There are some – led by the renowned American environmentalist and National Geographic Explorer-at-large Sylvia Earle– who think that we should simply try not to use plastics at all. Ms Royle dismisses this approach: “Plastic is a part of our world, and it’s hugely important.”
Others would like the US government to embark on an operation to clean the ocean manually, using tankers to retrieve the plastic, which could then be used as fuel.
“I don’t think that’s a very good idea,” says Ms Royle. “It would take a tremendous amount of resources to sweep the ocean. If you then burn the plastic, you create a lot of black carbon dioxide, which pollutes the atmosphere. I think the solution has to come from the shore.” She points out that San Francisco, the city closest to the Great Pacific Patch, has successfully implemented policies to stop people using wasteful plastics. “If they can do it, so can we. We just need to stop all this dumb usage.”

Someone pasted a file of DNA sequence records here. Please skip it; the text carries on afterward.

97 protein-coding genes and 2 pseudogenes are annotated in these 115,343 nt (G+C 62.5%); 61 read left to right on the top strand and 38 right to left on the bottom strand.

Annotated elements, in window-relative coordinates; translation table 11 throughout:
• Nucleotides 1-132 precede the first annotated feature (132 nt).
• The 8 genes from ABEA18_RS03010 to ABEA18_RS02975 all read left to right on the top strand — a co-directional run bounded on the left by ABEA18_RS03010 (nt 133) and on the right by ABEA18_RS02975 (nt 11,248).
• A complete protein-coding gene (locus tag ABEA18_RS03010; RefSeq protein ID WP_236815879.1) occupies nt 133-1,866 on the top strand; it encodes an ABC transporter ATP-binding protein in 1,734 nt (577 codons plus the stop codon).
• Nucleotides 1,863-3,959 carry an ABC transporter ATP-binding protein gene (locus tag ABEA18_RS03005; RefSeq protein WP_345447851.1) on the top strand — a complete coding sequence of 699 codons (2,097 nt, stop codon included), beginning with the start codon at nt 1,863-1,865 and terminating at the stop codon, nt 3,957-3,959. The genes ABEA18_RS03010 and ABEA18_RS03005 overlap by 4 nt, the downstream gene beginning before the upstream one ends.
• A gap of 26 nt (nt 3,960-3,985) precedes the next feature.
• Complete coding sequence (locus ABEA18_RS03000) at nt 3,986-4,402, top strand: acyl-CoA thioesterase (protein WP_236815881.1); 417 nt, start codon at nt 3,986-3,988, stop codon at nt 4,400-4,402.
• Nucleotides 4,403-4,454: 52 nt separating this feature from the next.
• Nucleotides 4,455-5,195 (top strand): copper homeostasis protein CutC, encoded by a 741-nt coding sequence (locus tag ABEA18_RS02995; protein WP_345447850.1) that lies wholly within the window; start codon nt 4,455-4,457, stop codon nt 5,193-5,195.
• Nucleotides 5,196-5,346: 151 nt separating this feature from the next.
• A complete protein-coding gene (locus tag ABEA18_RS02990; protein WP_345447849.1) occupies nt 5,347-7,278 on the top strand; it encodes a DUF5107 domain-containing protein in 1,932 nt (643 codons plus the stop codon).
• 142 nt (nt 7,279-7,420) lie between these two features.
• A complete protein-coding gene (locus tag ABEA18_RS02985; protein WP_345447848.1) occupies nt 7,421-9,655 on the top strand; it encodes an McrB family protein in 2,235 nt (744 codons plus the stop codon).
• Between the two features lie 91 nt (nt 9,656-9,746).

Dr Boxall is decidedly less optimistic: “There is nothing we can do,” he says. “It’s too big. It’s here to stay. It’s like nuclear waste. Even an oil spillage, disastrous as it is, eventually breaks down. Plastic doesn’t. We’ve simply got to become better about how we dispose of waste.”
The Plastiki team hopes its voyage can make a difference, however small. But until something drastically changes – particularly in developing countries, such as China and Brazil – the ocean will continue to bear the brunt of our wasteful ways with plastic. The Great Pacific Garbage Patch, and its growing imitators around the world, will continue to sprawl.